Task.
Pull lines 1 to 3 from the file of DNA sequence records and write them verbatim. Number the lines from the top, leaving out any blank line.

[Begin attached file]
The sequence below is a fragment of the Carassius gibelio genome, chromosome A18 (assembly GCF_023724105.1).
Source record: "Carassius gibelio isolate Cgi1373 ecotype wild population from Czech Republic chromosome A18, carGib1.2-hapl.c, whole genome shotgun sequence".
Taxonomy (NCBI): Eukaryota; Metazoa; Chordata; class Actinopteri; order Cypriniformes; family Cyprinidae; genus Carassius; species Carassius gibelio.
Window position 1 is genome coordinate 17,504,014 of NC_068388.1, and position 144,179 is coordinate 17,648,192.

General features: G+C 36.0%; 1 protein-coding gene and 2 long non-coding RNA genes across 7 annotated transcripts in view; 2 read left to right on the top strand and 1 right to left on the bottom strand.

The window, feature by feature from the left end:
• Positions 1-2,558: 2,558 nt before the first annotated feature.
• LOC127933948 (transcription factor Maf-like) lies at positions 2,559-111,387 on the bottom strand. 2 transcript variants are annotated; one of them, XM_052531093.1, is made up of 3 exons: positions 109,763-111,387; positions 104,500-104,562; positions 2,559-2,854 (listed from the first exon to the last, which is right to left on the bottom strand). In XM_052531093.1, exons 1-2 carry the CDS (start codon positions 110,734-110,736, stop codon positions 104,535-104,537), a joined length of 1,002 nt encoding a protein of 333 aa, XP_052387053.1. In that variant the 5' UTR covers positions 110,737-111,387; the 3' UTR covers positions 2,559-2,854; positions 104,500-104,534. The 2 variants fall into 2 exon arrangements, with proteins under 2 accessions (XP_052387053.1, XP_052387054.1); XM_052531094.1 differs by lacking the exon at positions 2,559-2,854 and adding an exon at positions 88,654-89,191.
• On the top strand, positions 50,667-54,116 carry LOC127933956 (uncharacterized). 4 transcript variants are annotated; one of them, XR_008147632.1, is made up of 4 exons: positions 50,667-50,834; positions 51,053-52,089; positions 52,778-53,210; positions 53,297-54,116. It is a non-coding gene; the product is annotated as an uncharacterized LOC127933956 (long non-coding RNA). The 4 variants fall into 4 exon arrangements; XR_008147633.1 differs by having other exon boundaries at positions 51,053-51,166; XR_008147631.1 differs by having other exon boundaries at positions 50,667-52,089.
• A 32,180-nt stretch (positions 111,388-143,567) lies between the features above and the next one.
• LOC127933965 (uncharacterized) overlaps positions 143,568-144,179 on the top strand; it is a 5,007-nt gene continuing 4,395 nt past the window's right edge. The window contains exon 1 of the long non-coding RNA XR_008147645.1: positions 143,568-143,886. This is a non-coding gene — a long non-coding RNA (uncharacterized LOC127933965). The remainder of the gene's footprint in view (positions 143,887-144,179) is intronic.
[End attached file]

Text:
The sequence below is a fragment of the Carassius gibelio genome, chromosome A18 (assembly GCF_023724105.1).
Source record: "Carassius gibelio isolate Cgi1373 ecotype wild population from Czech Republic chromosome A18, carGib1.2-hapl.c, whole genome shotgun sequence".
Taxonomy (NCBI): Eukaryota; Metazoa; Chordata; class Actinopteri; order Cypriniformes; family Cyprinidae; genus Carassius; species Carassius gibelio.